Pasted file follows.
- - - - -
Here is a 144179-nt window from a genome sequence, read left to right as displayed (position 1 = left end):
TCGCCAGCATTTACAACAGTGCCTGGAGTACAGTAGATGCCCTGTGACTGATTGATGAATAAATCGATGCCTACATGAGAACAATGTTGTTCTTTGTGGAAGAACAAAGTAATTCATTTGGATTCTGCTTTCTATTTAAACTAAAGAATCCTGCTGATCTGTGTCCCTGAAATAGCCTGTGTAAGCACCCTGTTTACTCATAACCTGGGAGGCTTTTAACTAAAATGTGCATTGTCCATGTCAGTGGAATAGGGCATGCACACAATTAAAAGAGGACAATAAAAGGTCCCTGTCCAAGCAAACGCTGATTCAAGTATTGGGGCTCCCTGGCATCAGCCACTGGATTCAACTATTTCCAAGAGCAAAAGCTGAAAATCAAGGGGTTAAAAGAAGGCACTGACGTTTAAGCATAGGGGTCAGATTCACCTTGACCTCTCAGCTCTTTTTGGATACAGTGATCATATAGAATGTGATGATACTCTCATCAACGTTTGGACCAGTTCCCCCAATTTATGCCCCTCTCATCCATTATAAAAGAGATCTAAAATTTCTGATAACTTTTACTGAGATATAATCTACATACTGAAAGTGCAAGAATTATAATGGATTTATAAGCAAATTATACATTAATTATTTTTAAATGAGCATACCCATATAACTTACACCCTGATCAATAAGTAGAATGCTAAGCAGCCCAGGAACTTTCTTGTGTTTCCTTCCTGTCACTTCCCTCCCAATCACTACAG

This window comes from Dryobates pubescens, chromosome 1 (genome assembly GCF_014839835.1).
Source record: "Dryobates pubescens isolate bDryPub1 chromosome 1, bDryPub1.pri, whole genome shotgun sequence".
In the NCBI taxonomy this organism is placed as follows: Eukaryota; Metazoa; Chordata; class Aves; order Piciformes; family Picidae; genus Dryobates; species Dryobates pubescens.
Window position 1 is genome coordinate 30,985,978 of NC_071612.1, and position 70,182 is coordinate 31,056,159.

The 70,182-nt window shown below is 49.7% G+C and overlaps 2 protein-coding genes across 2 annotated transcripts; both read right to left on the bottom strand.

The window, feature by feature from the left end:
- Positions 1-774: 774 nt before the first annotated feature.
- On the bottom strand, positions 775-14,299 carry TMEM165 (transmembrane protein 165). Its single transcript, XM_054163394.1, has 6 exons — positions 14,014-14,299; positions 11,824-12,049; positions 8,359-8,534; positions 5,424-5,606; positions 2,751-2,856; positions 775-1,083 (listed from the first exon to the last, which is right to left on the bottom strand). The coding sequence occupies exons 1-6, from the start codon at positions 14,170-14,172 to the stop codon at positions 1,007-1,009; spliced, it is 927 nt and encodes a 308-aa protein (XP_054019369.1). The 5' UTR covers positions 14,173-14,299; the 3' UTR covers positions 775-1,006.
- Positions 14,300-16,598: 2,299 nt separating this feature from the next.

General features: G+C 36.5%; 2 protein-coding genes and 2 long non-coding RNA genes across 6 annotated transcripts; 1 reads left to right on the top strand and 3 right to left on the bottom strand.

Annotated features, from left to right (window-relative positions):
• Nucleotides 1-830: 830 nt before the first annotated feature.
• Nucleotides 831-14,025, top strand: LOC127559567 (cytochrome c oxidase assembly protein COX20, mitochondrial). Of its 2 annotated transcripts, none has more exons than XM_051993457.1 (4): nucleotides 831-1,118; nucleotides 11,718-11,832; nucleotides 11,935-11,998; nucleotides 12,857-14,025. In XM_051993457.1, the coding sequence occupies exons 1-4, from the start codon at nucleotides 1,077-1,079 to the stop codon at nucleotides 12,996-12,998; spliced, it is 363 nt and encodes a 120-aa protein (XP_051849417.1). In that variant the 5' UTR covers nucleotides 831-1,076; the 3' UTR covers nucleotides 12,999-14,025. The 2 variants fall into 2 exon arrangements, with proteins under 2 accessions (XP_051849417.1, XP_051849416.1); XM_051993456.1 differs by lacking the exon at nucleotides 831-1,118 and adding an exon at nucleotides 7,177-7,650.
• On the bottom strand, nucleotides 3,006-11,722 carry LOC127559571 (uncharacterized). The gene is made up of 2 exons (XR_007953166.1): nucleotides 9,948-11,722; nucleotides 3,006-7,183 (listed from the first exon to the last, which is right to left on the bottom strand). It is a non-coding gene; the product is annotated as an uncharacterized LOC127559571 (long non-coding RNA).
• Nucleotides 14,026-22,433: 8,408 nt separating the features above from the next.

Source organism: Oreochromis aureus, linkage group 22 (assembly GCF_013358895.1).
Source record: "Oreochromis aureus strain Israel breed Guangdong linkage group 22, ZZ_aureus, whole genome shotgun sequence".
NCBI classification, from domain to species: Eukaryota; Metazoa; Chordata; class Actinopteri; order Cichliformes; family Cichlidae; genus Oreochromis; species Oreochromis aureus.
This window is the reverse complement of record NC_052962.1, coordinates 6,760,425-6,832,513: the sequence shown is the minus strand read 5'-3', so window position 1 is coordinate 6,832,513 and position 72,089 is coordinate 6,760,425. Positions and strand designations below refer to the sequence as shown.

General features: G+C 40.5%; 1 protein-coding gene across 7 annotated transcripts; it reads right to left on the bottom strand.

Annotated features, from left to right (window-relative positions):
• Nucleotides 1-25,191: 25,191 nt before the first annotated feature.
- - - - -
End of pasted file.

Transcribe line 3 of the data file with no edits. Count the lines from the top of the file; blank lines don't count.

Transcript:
This window comes from Dryobates pubescens, chromosome 1 (genome assembly GCF_014839835.1).